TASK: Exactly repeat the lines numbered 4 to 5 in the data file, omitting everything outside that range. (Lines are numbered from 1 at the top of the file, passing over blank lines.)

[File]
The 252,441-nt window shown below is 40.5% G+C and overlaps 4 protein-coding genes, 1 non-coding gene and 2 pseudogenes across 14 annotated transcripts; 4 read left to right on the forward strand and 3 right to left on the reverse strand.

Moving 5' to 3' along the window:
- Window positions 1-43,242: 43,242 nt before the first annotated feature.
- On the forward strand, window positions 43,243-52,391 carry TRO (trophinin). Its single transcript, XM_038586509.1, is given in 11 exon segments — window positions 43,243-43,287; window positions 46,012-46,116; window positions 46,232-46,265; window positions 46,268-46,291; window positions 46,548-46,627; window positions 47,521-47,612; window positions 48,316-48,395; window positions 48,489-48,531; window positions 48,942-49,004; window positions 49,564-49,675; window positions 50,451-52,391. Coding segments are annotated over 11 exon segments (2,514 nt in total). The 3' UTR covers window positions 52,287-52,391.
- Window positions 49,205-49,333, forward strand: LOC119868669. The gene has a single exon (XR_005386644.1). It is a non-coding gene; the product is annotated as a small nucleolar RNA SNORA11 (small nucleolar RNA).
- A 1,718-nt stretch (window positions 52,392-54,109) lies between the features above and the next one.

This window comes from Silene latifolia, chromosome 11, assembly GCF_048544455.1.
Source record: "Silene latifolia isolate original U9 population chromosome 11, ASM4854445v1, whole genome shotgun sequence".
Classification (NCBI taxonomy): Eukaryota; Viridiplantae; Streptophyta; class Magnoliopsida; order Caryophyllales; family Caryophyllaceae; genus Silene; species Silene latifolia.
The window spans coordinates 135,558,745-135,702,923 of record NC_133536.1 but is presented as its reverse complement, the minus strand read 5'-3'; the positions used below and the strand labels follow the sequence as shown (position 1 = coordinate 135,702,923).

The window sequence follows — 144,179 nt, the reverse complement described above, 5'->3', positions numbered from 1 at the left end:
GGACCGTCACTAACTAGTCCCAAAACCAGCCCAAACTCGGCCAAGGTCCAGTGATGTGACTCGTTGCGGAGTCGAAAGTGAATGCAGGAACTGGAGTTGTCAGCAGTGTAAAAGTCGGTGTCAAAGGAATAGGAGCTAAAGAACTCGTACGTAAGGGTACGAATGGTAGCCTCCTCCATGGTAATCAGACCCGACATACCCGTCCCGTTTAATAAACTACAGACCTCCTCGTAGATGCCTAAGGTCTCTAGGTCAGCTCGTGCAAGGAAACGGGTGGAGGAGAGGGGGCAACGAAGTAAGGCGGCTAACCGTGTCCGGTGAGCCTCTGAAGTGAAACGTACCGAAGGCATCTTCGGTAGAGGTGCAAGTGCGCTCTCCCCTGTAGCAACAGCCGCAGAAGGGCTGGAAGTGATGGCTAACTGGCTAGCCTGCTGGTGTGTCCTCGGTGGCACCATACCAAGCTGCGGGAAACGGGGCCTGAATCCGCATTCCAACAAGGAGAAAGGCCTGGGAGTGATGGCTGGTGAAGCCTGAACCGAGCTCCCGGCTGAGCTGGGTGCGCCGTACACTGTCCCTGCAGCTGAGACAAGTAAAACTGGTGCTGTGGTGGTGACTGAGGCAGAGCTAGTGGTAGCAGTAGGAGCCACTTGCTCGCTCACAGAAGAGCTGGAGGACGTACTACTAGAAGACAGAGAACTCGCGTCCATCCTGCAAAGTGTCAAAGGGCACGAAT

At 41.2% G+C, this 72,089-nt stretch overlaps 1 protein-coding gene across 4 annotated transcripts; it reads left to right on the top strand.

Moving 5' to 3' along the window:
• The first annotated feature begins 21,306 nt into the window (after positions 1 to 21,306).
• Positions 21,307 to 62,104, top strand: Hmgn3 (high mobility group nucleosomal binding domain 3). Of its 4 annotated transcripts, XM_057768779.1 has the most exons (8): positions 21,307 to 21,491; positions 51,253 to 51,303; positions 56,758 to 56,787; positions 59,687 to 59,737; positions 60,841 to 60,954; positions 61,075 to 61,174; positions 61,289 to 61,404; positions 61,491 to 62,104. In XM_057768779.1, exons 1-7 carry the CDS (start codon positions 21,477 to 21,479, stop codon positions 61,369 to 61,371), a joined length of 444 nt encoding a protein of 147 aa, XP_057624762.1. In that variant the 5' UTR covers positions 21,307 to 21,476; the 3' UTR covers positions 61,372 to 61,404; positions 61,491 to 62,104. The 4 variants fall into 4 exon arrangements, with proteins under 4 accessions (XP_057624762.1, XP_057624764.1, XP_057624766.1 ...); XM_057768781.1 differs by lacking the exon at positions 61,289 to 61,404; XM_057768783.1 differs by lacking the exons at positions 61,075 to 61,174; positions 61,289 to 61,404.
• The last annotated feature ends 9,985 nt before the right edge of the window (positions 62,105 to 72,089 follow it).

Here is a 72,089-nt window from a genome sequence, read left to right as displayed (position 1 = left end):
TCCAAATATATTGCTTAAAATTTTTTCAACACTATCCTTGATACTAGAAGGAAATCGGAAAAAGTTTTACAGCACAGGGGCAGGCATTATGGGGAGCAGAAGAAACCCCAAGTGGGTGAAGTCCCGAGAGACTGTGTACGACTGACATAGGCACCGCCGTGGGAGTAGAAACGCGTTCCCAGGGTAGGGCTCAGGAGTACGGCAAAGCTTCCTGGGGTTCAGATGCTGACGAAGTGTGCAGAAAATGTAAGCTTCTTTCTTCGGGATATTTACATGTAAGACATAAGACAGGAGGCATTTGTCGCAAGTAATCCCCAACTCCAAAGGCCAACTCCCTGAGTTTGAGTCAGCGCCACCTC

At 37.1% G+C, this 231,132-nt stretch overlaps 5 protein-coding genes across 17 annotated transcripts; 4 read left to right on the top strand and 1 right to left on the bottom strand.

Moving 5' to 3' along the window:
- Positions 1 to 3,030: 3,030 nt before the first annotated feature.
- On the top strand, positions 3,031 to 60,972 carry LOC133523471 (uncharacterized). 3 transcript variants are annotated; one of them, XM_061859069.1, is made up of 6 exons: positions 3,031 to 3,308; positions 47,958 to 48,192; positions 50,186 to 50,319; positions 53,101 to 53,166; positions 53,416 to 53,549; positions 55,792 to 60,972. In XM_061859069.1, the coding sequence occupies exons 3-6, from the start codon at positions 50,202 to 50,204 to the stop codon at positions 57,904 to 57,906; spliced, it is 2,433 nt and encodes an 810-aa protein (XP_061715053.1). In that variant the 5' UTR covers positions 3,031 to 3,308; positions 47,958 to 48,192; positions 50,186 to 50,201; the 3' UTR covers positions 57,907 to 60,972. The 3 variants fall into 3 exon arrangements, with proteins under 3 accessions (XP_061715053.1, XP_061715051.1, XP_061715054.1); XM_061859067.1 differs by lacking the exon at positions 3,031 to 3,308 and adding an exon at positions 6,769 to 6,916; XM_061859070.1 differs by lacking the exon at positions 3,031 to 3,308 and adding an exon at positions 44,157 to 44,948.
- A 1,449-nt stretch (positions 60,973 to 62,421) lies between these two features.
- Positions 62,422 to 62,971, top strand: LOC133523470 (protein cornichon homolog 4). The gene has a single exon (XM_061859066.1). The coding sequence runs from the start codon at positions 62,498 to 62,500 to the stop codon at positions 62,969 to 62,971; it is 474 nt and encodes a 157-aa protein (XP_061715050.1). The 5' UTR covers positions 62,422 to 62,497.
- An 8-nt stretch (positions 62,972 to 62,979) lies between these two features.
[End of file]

- On the forward strand, window positions 43,243-52,391 carry TRO (trophinin). Its single transcript, XM_038586509.1, is given in 11 exon segments — window positions 43,243-43,287; window positions 46,012-46,116; window positions 46,232-46,265; window positions 46,268-46,291; window positions 46,548-46,627; window positions 47,521-47,612; window positions 48,316-48,395; window positions 48,489-48,531; window positions 48,942-49,004; window positions 49,564-49,675; window positions 50,451-52,391. Coding segments are annotated over 11 exon segments (2,514 nt in total). The 3' UTR covers window positions 52,287-52,391.
- Window positions 49,205-49,333, forward strand: LOC119868669. The gene has a single exon (XR_005386644.1). It is a non-coding gene; the product is annotated as a small nucleolar RNA SNORA11 (small nucleolar RNA).